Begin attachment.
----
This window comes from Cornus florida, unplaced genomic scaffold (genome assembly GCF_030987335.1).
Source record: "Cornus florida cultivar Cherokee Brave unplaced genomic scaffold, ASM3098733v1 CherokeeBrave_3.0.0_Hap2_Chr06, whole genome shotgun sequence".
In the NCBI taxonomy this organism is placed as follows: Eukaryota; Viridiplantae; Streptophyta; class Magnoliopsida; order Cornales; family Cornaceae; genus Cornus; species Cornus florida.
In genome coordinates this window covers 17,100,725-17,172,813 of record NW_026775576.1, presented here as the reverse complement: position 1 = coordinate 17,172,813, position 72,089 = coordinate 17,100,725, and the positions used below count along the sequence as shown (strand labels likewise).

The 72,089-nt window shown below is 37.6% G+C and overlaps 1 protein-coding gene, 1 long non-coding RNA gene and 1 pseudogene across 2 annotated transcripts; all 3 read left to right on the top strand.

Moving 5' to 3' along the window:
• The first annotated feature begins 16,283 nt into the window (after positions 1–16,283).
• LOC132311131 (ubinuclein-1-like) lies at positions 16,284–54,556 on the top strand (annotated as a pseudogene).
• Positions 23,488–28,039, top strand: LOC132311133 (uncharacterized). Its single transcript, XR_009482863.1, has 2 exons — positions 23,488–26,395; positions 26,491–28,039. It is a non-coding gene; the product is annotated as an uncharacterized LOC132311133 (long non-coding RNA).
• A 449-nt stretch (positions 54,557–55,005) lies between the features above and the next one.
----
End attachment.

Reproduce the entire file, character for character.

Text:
This window comes from Cornus florida, unplaced genomic scaffold (genome assembly GCF_030987335.1).
Source record: "Cornus florida cultivar Cherokee Brave unplaced genomic scaffold, ASM3098733v1 CherokeeBrave_3.0.0_Hap2_Chr06, whole genome shotgun sequence".
In the NCBI taxonomy this organism is placed as follows: Eukaryota; Viridiplantae; Streptophyta; class Magnoliopsida; order Cornales; family Cornaceae; genus Cornus; species Cornus florida.
In genome coordinates this window covers 17,100,725-17,172,813 of record NW_026775576.1, presented here as the reverse complement: position 1 = coordinate 17,172,813, position 72,089 = coordinate 17,100,725, and the positions used below count along the sequence as shown (strand labels likewise).

The 72,089-nt window shown below is 37.6% G+C and overlaps 1 protein-coding gene, 1 long non-coding RNA gene and 1 pseudogene across 2 annotated transcripts; all 3 read left to right on the top strand.

Moving 5' to 3' along the window:
• The first annotated feature begins 16,283 nt into the window (after positions 1–16,283).
• LOC132311131 (ubinuclein-1-like) lies at positions 16,284–54,556 on the top strand (annotated as a pseudogene).
• Positions 23,488–28,039, top strand: LOC132311133 (uncharacterized). Its single transcript, XR_009482863.1, has 2 exons — positions 23,488–26,395; positions 26,491–28,039. It is a non-coding gene; the product is annotated as an uncharacterized LOC132311133 (long non-coding RNA).
• A 449-nt stretch (positions 54,557–55,005) lies between the features above and the next one.